Published: November 29, 2011
Court orders Burnham-On-Sea drug dealer to hand over £2,300

A drug-dealer from Burnham-On-Sea has been ordered to pay for his crimes by handing back more than £2,000 which he gained illegally from the sale of drugs.

Eric Freeman, 47, has been ordered to pay £2,335 during a Confiscation Hearing at Taunton Crown Court after a financial investigation found he had profited from his illegal activities.

Freeman was originally arrested in April for possession with intent to supply illegal drugs after being approached by a police officer and seen to attempt to discard a quantity of amphetamine.

He was found to be in possession of a large quantity of the substance, as well as digital scales used by drug dealers and over £1,400 in cash.

He was sentenced to 12 months in prison in September and has now also been ordered to pay back money deemed to have been acquired through his offences.

Confiscation orders force criminals to sell assets such as houses and cars or repay money which the court deems to have been acquired through criminal activity.

Under the Proceeds of Crime Act 2002 (POCA) once an offender has been convicted, police and the courts can investigate their finances and ascertain how much the offender has acquired through their criminal activity – wealth and assets they cannot account for from legitimate sources.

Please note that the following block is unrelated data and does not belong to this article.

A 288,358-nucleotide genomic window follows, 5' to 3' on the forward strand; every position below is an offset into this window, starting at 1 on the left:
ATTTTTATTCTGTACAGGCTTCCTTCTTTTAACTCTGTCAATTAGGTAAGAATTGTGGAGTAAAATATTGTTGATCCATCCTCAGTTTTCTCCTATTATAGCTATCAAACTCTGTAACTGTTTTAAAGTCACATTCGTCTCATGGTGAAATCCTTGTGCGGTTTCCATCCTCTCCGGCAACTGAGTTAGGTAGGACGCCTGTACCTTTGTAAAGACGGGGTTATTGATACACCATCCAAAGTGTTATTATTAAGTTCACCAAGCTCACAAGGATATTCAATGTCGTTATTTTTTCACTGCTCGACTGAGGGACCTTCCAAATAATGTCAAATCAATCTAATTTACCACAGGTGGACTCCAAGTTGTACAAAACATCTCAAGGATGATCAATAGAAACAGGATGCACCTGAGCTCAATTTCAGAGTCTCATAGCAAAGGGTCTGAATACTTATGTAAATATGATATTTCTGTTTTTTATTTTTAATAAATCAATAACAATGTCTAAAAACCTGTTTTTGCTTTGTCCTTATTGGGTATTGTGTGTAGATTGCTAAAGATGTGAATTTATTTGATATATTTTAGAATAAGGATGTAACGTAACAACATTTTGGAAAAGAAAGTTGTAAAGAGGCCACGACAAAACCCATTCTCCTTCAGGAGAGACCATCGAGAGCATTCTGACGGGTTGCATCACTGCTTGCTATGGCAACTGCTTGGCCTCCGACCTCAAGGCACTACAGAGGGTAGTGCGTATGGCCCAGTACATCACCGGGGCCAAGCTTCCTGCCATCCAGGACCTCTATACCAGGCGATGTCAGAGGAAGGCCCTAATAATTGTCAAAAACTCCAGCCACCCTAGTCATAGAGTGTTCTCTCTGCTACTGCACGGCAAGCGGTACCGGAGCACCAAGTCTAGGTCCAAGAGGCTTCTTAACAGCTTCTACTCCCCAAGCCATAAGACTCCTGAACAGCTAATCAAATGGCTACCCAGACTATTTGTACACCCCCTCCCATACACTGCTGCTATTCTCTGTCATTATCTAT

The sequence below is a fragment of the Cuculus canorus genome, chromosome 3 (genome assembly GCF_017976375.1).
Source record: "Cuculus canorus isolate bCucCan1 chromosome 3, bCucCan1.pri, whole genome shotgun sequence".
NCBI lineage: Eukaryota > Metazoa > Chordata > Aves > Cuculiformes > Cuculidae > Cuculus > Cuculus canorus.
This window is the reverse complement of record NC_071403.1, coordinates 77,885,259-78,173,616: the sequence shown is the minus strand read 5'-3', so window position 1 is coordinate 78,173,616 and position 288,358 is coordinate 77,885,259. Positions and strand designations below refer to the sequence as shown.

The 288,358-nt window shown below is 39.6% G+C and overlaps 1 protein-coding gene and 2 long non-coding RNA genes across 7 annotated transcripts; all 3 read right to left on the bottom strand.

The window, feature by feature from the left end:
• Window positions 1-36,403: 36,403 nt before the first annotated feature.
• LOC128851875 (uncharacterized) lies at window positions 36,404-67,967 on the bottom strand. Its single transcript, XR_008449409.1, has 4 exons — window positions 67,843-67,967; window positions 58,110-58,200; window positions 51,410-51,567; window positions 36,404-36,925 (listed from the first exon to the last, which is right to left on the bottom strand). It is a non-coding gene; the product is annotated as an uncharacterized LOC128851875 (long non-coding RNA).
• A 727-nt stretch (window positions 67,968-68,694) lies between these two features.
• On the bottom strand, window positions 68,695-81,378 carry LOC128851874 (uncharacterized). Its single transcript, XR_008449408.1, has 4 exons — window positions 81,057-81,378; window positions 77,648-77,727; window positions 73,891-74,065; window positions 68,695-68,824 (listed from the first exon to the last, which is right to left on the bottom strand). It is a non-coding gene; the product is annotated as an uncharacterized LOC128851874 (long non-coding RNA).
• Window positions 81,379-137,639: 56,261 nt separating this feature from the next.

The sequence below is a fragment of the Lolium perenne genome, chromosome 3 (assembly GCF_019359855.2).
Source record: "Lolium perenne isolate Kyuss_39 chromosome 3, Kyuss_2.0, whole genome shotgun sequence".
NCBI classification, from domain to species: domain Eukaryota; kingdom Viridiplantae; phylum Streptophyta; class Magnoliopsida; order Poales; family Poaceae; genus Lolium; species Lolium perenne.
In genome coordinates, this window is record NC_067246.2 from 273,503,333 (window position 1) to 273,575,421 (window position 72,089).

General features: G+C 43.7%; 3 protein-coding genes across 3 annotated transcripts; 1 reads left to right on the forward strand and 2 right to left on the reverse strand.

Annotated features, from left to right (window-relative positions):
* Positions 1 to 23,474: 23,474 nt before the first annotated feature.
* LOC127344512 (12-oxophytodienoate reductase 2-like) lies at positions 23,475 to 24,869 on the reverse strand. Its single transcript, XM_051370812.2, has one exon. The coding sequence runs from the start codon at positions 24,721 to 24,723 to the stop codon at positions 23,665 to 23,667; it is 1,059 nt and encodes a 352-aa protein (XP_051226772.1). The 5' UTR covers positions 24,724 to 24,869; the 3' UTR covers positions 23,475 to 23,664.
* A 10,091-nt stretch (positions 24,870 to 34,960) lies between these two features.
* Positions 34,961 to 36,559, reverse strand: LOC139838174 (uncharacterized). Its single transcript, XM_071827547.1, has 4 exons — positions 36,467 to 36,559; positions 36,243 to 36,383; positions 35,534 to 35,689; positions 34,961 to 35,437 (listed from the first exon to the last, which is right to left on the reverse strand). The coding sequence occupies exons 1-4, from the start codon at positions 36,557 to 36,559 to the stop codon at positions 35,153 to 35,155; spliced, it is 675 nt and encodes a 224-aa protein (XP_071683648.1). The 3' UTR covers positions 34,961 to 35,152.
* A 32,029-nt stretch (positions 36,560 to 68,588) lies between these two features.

The courts then impose an order forcing the offender to pay the sum within a certain period of time using any property or assets they hold. The POCA also means that offenders cannot protect their cash and assets by signing them over to a spouse or family member.

DC Mark Schofield, from Taunton Police station, who led the initial investigation told "There was considerable evidence that Mr Freeman was dealing drugs to residents in Highbridge and Burnham-On-Sea so we are obviously pleased that he is unable to do so for some time."

"I hope the result of the confiscation hearing today and his previous conviction sends a clear message that drug dealing will not be tolerated and that crime doesn't pay. We will not let criminals profit from their activities."

"Drug dealing impacts heavily on communities and often leads to misery for local residents either in the form of anti-social behaviour in and around the addresses of dealers or in other forms of crime that are undertaken to fund habits. We will continue to take a robust stance against it."

And Dr Kirstie Cogram, head of the Constabulary's Financial Investigation Unit, added: "This order should send out a clear message to criminals that we will ensure that crime does not pay and that we will continue to strip assets away from those that profit from committing crime.

"One in seven of us knows someone who is living off the proceeds of crime. People who enjoy the good-life, expensive holidays and flash cars and fund this through crime and the suffering of others."

Police would like to hear from anyone who has information about illegal drug dealing activity by calling 101 or Crimestoppers anonymously on 0800 555 111.


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